CBC | When Luke Ignace thinks about the things he misses most about his home in the Bahamas, he can’t help but think about his barber. Read his story and many more CBC reports related to Black History Month in their special section entitled Being Black in Canada.
RADIO CANADA INTERNATIONAL | Marc Montgomery | For the first time, the NHL will be adapting the thrust of its February campaign of “hockey is for everyone” to a focus of celebrating Black History Month. The league (NHL) and the players association (NHLPA) have joined to mark the new campaign focus with special websites have set up to highlight the achievements and contributions of black players throughout the years. Canadian Willie O’Ree
RADIO CANADA INTERNATIONAL | Lynn Desjardins | The Nuits d’Afrique music festival takes place every summer in Montreal, but it will also contribute to the festivities planned for Black History Month this February 2019. The producers of this event seek to promote and share all types of music rooted in Africa. They have planned what they say will be a journey through African history through four evenings of international entertainment. One
RADIO CANADA INTERNATIONAL | Marc Montgomery | In a small incident that has since become legendary, North America’s first fight for black rights will be honoured once again by the Royal Canadian Mint. In 1946, years before the Rosa Parks incident in the U.S., Canadian businesswoman Viola Desmond, refused to give up her seat in a “whites only” section of a movie theatre in Cape Breton, Nova Scotia. Arrested and charged with
RADIO CANADA INTERNATIONAL | Lynn Desjardins | February is Black History Month in Canada and this year, Canada Post is marking the occasion by issuing a stamp depicting Albert Jackson, likely the first black mail carrier in Canada. Jackson was born into slavery in the United States in the 1850s. His mother escaped with seven children including Albert who was a toddler at the time and came to Canada via the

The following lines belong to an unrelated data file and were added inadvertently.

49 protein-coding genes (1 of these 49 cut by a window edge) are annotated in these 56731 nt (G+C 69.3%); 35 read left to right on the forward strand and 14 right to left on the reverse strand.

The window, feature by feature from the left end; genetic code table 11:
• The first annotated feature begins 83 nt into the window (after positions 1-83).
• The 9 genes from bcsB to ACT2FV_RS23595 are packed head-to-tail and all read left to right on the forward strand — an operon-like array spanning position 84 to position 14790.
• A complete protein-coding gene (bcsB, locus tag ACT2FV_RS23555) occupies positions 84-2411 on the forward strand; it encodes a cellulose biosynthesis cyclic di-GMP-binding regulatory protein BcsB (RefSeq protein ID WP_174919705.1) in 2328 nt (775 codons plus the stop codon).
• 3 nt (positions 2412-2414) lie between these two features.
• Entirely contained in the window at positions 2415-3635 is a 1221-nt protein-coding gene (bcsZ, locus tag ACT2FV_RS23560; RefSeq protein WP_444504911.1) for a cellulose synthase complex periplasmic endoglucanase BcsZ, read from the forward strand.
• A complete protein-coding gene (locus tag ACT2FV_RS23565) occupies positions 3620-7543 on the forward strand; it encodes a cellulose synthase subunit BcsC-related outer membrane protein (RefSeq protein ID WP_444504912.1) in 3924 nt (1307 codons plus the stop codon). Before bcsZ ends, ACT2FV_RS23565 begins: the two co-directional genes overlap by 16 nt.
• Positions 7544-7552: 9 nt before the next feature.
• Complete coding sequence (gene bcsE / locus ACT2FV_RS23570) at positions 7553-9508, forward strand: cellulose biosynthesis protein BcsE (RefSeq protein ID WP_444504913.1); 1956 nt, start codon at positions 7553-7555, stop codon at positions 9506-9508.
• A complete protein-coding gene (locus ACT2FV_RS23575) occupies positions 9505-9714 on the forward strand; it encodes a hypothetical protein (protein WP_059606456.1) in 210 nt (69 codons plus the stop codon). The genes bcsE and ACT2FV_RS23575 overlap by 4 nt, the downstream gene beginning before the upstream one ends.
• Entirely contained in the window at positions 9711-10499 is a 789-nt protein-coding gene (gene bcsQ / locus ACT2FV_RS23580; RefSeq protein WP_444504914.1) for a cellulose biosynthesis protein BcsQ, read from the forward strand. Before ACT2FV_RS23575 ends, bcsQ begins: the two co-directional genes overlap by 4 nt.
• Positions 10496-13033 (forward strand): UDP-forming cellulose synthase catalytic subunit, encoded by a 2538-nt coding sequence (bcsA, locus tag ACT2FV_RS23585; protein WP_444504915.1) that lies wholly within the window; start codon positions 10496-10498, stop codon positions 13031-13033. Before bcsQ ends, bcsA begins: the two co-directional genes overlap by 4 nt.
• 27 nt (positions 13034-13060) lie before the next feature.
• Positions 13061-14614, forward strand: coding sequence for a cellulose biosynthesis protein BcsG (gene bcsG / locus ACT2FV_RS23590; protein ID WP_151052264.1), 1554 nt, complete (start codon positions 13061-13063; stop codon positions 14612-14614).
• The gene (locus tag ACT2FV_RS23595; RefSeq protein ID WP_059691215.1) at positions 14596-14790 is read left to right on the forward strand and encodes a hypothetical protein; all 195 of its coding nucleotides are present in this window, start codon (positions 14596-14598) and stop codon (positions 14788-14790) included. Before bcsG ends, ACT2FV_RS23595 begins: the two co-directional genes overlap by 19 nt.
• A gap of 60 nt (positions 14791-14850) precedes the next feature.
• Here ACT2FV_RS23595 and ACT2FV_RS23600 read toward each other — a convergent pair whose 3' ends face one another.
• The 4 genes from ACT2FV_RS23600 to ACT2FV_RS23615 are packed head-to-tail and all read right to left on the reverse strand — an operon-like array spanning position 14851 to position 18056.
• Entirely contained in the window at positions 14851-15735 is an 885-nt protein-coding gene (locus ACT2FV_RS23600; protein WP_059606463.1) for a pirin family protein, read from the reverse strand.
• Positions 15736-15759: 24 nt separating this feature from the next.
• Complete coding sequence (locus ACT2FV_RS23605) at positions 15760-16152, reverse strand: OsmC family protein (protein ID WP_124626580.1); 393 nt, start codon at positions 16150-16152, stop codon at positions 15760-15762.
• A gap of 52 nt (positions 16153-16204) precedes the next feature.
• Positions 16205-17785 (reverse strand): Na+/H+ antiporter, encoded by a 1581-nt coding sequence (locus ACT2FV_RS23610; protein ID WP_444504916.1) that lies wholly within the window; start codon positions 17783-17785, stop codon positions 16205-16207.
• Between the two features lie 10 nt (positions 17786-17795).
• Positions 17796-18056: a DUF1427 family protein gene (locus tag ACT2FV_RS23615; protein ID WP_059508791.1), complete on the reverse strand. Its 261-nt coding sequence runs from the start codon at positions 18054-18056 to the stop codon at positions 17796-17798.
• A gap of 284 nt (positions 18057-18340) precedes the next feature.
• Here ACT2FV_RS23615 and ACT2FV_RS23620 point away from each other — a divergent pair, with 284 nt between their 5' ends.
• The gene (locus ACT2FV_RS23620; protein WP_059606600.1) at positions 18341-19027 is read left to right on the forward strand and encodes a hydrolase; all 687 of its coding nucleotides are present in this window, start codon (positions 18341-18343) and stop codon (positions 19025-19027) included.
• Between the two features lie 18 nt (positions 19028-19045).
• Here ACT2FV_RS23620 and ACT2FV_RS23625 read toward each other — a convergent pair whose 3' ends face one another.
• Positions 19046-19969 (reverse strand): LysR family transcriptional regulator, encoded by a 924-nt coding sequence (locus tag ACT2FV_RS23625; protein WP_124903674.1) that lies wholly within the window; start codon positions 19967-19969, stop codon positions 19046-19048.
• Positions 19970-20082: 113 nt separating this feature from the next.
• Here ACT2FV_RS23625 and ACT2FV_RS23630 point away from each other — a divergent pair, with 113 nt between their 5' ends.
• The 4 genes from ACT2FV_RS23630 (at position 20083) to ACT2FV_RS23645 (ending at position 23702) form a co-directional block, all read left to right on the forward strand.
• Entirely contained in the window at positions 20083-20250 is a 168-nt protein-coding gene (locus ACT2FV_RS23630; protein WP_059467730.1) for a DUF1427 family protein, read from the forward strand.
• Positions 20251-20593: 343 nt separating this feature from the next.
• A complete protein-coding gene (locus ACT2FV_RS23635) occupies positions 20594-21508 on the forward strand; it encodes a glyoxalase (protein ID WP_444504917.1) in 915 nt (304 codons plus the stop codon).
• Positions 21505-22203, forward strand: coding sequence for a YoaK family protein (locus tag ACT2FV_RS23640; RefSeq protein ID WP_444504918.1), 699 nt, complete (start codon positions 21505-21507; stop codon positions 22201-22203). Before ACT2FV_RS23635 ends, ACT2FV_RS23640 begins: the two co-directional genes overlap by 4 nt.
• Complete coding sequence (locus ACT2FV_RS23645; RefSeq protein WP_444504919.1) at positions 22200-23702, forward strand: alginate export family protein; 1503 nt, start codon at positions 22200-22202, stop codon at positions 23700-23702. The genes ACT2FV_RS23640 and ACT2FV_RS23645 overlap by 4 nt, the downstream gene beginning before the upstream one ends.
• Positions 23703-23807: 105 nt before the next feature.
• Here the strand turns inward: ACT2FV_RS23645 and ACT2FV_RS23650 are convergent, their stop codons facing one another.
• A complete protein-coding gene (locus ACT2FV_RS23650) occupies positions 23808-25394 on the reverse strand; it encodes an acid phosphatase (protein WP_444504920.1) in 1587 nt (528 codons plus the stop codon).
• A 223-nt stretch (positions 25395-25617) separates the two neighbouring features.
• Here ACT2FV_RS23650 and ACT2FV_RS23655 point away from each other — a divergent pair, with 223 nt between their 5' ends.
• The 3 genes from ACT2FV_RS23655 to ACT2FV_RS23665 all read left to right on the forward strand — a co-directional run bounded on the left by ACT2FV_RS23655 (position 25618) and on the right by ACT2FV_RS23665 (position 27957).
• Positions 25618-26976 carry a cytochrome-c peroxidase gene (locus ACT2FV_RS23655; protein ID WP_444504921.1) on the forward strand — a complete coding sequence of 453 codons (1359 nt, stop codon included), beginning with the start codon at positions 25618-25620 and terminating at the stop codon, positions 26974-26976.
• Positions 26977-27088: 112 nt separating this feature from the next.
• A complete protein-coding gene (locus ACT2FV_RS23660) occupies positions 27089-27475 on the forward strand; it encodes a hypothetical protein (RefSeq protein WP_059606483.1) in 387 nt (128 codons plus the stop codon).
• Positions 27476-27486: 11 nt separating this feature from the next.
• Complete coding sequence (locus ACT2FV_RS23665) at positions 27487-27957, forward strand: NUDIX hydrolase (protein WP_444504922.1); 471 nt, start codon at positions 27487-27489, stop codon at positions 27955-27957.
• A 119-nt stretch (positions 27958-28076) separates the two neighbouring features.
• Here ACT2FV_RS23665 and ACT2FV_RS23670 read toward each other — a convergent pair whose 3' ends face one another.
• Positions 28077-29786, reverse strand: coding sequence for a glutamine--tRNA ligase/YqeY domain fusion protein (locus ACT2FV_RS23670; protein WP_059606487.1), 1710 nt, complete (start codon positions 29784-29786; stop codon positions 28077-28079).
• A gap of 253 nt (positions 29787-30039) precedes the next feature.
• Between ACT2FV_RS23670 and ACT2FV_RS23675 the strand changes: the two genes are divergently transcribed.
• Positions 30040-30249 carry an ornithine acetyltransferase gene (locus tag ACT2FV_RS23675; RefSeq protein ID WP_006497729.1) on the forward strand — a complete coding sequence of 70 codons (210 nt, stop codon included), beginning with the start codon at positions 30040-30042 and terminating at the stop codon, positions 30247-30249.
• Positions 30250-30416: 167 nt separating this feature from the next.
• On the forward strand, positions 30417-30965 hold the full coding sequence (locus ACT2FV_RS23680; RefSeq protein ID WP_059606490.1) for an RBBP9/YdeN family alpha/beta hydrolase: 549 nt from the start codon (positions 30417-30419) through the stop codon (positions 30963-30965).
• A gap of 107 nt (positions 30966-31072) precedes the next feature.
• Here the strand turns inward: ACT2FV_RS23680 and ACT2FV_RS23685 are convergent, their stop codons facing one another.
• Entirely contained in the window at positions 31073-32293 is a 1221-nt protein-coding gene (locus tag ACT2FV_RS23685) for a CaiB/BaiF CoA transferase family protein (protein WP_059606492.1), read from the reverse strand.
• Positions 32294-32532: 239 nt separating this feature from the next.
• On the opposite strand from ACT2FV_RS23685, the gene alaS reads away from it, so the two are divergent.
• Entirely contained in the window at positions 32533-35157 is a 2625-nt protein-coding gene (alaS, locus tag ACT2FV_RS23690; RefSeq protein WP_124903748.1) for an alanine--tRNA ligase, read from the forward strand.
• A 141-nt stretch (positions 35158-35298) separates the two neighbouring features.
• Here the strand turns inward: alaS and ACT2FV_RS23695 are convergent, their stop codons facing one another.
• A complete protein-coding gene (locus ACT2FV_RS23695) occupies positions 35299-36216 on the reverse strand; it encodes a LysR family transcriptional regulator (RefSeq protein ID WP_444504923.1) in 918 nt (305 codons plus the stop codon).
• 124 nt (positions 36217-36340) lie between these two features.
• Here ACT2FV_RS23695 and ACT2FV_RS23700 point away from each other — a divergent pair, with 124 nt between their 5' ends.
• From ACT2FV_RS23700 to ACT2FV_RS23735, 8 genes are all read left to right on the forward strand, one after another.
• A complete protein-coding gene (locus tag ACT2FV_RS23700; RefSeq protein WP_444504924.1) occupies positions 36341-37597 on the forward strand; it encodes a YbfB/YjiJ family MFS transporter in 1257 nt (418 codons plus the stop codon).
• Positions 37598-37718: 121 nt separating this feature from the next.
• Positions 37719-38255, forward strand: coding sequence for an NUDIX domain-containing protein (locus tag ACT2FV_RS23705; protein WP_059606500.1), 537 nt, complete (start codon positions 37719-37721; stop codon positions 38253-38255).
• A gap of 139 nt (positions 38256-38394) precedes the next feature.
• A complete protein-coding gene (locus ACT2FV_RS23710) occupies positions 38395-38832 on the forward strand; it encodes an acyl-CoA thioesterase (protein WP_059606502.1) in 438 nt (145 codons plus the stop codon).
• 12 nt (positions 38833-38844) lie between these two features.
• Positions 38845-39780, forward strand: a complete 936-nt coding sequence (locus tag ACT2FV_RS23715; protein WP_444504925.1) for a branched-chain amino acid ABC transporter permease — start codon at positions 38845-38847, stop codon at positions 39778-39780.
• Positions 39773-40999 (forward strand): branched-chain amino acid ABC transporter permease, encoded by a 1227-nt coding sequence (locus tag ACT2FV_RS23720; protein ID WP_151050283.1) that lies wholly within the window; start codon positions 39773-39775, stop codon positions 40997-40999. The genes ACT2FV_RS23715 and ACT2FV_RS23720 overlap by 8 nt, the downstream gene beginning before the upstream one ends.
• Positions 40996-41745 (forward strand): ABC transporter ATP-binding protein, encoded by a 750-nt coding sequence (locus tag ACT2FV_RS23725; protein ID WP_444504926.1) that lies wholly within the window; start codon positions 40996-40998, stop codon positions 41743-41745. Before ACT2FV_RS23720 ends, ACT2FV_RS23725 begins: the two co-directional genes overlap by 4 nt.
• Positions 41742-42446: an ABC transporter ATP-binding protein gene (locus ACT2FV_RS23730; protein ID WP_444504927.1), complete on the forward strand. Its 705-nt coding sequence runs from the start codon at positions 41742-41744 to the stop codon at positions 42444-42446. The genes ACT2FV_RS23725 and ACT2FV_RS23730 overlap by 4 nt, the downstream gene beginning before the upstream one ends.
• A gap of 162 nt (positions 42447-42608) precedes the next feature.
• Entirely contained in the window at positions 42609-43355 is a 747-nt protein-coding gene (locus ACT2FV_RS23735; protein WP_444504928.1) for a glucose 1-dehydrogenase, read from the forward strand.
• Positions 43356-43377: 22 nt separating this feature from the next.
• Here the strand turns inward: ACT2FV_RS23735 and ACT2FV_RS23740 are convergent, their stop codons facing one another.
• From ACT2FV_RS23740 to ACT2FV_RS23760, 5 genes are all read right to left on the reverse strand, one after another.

RADIO CANADA INTERNATIONAL | Marc Montgomery | It was a unique chapter in Canadian history. The age of rail travel blossomed in the 20th century, and along with it a need for workers aboard the trains to help the passengers, particularly those in the sleeping cars. They were almost exclusively black, and later helped change Canadian immigration law, and by extension, the shape of modern Canada A new book tells their story
RADIO CANADA INTERNATIONAL | Lynn Desjardins | February is Black History Month in Canada and Canada’s immigration museum is “enthused to showcase the many exceptional African Canadian artists onstage” as part of a show it is presenting February 8, 9 and 10, 2019. The show is called Winter Solstice: Souls of Sirens and will be presented by the Canadian Museum of Immigration at Pier 21 in the eastern city of Halifax.